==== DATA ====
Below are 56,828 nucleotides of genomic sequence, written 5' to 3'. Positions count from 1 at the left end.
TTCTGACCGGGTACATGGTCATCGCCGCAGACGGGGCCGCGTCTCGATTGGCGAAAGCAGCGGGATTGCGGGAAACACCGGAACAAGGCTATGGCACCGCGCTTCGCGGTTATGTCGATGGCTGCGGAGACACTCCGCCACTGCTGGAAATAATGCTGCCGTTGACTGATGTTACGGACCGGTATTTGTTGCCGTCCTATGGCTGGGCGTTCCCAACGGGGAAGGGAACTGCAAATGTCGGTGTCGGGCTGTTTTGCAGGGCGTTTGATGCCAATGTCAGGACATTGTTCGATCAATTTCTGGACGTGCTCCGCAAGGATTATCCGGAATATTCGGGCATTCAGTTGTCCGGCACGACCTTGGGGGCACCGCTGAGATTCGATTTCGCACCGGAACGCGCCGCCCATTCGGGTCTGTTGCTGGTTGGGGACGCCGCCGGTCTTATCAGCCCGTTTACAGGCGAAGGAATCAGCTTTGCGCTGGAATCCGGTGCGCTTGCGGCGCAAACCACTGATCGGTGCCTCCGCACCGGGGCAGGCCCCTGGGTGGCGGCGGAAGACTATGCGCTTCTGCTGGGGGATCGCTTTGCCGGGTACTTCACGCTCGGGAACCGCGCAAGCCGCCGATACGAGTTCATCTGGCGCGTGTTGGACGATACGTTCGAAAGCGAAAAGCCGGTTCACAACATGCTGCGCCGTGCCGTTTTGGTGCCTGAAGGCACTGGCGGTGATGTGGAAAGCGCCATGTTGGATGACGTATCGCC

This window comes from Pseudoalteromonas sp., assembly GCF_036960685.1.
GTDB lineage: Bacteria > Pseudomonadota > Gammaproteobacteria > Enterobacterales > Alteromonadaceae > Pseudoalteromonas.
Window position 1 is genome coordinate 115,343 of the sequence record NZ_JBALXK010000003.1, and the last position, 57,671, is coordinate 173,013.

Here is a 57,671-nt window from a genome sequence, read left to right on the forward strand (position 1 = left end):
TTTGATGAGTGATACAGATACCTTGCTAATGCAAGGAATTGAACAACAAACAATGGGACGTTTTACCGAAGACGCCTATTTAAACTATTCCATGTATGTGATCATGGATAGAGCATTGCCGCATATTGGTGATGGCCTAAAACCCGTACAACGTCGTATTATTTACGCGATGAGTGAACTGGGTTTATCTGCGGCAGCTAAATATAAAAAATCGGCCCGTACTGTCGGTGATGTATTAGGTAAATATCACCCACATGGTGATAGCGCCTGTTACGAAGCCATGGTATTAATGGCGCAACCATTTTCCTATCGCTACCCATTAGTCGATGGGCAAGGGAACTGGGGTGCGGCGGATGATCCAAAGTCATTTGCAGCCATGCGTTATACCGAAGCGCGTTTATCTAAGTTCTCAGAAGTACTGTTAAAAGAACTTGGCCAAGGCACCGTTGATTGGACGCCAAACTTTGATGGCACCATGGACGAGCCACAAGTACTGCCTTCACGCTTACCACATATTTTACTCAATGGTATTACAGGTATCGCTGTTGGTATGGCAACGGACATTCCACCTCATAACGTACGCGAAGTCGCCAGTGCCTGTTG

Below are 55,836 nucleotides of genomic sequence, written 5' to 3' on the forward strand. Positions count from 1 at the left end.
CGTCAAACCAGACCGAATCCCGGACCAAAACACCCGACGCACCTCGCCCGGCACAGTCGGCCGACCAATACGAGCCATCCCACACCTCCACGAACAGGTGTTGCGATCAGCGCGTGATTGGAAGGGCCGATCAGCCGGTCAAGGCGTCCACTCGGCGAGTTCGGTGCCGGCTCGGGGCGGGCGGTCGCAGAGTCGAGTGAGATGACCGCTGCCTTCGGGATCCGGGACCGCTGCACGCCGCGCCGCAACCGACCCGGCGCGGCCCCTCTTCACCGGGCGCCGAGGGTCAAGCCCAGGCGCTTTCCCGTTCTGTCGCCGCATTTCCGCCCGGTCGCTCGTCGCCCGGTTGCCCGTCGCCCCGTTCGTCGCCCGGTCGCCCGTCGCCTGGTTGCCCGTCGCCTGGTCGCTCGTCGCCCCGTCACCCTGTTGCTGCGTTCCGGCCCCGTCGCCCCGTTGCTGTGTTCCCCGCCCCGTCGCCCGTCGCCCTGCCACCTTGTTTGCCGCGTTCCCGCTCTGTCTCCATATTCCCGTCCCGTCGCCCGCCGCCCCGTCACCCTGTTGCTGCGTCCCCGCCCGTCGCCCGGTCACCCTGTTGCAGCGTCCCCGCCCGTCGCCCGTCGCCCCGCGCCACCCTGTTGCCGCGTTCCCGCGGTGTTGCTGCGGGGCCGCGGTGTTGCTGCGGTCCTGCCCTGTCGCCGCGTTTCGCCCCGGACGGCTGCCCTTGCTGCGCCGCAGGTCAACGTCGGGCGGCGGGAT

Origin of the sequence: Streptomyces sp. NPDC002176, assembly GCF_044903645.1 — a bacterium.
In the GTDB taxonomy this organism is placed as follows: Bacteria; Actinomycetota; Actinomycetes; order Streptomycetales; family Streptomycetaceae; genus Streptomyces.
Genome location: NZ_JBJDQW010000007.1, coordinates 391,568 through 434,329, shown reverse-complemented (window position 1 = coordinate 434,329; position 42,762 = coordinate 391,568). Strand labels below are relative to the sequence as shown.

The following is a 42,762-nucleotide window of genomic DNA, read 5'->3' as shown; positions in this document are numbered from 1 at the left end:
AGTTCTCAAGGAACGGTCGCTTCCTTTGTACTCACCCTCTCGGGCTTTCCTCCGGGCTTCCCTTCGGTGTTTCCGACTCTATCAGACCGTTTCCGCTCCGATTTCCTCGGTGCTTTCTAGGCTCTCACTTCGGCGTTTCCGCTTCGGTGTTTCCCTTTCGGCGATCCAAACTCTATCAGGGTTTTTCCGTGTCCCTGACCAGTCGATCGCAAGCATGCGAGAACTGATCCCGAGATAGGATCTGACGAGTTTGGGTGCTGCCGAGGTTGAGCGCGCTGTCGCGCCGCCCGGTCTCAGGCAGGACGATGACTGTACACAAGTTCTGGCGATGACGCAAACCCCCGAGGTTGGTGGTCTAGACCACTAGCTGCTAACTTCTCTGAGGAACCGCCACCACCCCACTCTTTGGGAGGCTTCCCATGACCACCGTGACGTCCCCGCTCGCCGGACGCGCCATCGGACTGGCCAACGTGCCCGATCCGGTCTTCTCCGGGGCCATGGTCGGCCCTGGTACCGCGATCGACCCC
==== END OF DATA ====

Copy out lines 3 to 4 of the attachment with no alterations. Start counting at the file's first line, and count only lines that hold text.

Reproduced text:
This window comes from Pseudoalteromonas sp., assembly GCF_036960685.1.
GTDB lineage: Bacteria > Pseudomonadota > Gammaproteobacteria > Enterobacterales > Alteromonadaceae > Pseudoalteromonas.